What’s Light and Blue and Has No Cord? Checking Out iFrogz Colorful Coda Forte Bluetooth Headphones

Gear Diary iFrogz Forte 51

iFrogz coda Forte Bluetooth headphones are very blue (or black, pink and white. They are light, visually striking, and under $100. They run for up to 12 hours per charge, work with the included cable when the battery runs down, and they have controls that are as simple as simple can be. Are they the right wireless headphones for you?

The coda Forte headphones have Bluetooth, so they connect to pretty much any Bluetooth-enabled device.

Gear Diary iFrogz Forte 18

Interestingly, while iFrogz shares the fact that the headphones can get up to 12 hours per charge, they don’t specify which version of Bluetooth they have.

Gear Diary iFrogz Forte 35

Controls are as simple as you will find on any pair of Bluetooth headphones. There is a power button that also functions as the pairing button. (There is no Near Field Communications (NFC) functionality available here for simple pairing.) the only other control is the Play/Pause/Volume Up/Volume Down button next to it. I really appreciate it when companies make it easy and intuitive to use technology. This is especially true when you are wearing the device in question.

Gear Diary iFrogz Forte 29

When the power dies, or when you are not allowed to use a wireless connection, you can plug in the included cable. It is 1.2 meters long and has a 3.5 mm jack on each side.

The coda Forte Bluetooth headphones 40 mm neodymium drivers. As iFrogz notes,

Enjoy hi-fidelity sound from the go anywhere, do anything Coda Forte wireless Bluetooth headphones. These stylish headphones come in an array of vibrant colors and connect to your music player via Bluetooth so you can enjoy your music without getting tangled in pesky cords.

Gear Diary iFrogz Forte 33 001

From a comfort and sound perspective, the headphones are good but not great. The padding on the ear cups is soft but, at least for me, there wasn’t quite enough of it. The result was that my ears actually touched the hard speakers inside each ear cup. I also didn’t get a complete seal while wearing them. I will say that, except for my ears coming into contact with the speakers, the coda Fortes were quite comfortable. This is, in large part, due to the lightweight design of the Bluetooth headphones.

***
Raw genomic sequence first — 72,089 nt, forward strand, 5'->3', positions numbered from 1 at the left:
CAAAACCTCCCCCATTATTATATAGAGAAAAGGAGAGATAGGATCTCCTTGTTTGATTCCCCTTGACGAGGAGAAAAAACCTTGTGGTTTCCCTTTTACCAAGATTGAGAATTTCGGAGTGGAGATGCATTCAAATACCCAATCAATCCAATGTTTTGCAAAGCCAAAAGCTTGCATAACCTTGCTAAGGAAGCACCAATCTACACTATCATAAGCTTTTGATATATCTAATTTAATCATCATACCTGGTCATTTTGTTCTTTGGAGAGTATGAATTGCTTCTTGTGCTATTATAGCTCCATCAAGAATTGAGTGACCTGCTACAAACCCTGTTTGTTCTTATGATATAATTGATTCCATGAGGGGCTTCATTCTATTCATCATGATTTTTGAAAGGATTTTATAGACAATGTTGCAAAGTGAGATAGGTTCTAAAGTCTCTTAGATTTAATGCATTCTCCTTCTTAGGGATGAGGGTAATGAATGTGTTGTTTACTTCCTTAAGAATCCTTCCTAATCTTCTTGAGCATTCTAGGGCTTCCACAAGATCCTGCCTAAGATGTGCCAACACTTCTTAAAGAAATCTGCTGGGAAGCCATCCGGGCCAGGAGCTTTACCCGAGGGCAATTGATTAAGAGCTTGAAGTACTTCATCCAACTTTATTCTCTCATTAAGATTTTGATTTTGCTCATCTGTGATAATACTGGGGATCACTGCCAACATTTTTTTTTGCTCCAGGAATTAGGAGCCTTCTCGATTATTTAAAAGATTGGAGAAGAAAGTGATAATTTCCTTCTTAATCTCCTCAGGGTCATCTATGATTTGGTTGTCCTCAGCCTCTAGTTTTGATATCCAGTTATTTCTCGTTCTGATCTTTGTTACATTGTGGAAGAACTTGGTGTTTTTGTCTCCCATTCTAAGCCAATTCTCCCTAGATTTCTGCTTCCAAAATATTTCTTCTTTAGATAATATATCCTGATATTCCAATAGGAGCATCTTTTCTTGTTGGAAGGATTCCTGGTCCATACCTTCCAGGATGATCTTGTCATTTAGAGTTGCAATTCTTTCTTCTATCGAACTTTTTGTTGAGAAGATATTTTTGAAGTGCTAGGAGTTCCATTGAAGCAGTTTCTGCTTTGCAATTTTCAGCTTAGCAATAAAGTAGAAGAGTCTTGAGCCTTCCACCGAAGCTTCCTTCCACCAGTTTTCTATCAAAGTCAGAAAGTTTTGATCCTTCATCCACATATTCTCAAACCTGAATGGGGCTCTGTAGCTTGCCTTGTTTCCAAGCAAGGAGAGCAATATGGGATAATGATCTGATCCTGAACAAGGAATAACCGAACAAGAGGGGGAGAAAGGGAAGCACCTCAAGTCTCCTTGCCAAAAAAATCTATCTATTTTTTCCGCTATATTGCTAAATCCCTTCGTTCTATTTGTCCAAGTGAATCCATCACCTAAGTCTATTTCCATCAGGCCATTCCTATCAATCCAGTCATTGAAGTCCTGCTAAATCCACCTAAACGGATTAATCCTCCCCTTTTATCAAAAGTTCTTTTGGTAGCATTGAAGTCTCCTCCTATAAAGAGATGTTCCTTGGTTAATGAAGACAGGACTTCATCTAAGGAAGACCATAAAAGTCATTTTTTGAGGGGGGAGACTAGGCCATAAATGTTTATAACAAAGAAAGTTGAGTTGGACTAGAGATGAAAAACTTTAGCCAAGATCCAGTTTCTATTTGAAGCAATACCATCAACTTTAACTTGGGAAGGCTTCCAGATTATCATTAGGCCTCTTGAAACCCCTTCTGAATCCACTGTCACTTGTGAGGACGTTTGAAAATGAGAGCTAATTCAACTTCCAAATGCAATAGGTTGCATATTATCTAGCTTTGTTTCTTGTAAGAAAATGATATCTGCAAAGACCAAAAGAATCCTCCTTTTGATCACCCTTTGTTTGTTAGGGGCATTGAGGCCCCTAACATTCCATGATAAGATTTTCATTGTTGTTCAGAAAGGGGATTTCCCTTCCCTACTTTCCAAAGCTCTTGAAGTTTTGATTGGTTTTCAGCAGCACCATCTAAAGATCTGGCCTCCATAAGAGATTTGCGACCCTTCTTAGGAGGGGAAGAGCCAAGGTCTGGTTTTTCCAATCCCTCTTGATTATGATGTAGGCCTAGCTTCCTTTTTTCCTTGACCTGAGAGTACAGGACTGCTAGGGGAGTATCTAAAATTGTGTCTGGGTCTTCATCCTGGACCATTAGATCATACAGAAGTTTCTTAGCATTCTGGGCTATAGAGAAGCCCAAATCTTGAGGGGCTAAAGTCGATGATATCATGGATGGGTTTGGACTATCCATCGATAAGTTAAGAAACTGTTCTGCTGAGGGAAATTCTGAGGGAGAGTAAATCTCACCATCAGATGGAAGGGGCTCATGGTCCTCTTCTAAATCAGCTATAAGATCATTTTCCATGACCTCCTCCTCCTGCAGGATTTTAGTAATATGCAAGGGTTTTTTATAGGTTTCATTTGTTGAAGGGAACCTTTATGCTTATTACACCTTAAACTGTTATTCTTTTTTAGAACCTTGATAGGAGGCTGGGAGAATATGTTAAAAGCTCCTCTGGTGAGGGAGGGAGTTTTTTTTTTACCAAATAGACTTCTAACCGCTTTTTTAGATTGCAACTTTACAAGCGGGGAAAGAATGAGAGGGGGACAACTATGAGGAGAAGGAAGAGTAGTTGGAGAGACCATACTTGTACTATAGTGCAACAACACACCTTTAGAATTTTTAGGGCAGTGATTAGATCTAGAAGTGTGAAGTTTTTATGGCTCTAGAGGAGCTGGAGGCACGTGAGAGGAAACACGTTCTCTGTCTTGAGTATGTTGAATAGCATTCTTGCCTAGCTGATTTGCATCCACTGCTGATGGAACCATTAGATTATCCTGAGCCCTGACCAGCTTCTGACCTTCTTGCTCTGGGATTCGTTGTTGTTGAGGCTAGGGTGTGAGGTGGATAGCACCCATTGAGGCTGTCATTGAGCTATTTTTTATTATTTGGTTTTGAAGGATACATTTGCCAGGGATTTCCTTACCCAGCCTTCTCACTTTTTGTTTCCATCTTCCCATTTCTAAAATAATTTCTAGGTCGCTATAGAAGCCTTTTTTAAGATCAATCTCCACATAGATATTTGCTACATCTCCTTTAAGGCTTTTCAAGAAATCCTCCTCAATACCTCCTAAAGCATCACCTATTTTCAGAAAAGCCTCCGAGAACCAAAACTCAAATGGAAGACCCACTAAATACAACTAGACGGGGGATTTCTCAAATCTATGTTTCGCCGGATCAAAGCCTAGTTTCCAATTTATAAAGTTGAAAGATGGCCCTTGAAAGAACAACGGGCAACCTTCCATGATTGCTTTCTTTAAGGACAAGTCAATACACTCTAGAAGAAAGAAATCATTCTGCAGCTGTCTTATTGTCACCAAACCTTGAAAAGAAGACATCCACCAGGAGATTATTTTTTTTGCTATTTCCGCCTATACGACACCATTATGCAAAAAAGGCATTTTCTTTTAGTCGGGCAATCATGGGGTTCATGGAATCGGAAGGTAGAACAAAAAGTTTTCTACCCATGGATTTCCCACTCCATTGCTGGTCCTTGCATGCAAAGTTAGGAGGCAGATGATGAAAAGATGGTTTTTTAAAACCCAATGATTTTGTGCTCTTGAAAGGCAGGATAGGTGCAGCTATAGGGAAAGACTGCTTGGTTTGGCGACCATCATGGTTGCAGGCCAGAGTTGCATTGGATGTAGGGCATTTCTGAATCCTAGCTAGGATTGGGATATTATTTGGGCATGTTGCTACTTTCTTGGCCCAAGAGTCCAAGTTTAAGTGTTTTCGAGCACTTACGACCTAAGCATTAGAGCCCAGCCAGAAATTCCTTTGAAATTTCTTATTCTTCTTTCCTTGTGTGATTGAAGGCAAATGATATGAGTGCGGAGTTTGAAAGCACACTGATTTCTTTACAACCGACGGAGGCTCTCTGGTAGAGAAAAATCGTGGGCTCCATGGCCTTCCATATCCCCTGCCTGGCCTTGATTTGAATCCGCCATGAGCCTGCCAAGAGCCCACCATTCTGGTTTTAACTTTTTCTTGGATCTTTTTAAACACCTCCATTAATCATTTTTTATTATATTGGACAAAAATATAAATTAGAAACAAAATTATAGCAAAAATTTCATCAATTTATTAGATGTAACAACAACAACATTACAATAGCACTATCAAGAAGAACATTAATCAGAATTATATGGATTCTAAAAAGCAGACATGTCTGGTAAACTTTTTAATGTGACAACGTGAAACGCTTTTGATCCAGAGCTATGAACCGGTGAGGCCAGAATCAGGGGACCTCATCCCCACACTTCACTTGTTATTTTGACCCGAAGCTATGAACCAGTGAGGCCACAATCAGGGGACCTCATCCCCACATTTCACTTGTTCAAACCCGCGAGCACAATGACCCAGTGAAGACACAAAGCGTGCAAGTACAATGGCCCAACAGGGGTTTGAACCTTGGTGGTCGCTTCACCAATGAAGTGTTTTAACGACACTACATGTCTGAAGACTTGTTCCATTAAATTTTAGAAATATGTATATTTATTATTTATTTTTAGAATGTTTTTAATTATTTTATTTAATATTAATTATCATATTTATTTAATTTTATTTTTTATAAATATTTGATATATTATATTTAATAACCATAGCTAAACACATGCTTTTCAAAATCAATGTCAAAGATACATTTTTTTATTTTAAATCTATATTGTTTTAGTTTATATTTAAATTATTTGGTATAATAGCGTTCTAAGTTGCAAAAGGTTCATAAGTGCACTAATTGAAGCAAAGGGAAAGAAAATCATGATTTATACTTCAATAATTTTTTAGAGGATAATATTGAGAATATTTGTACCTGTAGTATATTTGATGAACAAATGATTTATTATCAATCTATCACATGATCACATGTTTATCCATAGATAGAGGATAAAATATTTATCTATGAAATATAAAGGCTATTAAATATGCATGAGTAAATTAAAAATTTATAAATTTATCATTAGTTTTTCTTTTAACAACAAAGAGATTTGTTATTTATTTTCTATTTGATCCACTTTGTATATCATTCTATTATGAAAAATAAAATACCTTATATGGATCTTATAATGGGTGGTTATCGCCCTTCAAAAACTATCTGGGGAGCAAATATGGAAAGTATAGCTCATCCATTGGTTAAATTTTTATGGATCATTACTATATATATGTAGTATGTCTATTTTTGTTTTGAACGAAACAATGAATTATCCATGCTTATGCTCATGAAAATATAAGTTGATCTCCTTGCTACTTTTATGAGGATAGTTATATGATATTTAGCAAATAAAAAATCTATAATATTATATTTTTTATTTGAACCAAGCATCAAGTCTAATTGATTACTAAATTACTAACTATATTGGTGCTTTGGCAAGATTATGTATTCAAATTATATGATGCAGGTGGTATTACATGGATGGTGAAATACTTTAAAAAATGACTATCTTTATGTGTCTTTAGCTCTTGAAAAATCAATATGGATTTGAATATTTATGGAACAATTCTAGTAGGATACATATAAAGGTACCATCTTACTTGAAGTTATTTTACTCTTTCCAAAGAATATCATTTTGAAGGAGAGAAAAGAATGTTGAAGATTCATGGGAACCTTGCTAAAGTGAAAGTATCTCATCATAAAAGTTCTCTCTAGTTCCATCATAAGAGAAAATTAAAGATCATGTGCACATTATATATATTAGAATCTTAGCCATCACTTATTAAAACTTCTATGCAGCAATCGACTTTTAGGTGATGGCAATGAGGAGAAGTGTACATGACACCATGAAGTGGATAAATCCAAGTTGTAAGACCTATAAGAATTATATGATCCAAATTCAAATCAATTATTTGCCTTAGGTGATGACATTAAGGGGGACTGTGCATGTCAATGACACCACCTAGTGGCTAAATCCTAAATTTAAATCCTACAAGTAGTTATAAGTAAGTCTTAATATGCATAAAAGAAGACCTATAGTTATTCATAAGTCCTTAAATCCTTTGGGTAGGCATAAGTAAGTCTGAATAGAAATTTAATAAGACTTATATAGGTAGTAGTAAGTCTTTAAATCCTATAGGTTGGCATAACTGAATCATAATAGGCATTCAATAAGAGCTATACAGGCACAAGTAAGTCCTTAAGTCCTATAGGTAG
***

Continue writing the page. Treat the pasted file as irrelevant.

Sound also was good but not great. I can see these working just fine for someone who likes the design and wants wireless headphones for under $100. For example, we recently gave my niece and nephew Kindle Fire HD tablets. I can see them going nuts over these. Someone like me however, who has had the chance to enjoy numerous headphones in the $250-$400 range, will likely be a bit less enthusiastic. That is not, mind you, a knock on the coda Forte headphones; these headphones are not intended for audiophiles or for those with deep pockets. For someone looking to get a cool pair of Bluetooth headphones for under $100 however, they are more than sufficient.

Gear Diary iFrogz Forte 13

The iFrogz code Forte stand out in a crowded market thanks to their bright colors and unique shape. They certainly “ain’t your daddy’s headphones”, and that’s the point. I can see many folks — especially those who are college age and below — who might also be getting a tablet or smartphone as a gift this year being very, very happy with these.

Screenshot 2013 10 30 10 35 50


MSRP: $99.99

What I Like: Light; Striking appearance; Get 12 hours of runtime; Also work as corded headphones; Controls are simple and intuitive

What Needs Improvement: Not as comfortable for me as I would like; Sound is good but not great

Source: Manufacturer supplied review sample

As an Amazon Associate, we earn from qualifying purchases. If you are shopping on Amazon anyway, buying from our links gives Gear Diary a small commission.

About the Author

Dan Cohen
Having a father who was heavily involved in early laser and fiber-optical research, Dan grew up surrounded by technology and gadgets. Dan’s father brought home one of the very first video games when he was young and Dan remembers seeing a “pre-release” touchtone phone. (When he asked his father what the “#” and “*” buttons were his dad said, “Some day, far in the future, we’ll have some use for them.”) Technology seemed to be in Dan’s blood but at some point he took a different path and ended up in the clergy. His passion for technology and gadgets never left him. Dan is married to Raina Goldberg who is also an avid user of Apple products. They live in New Jersey with their golden doodle Nava.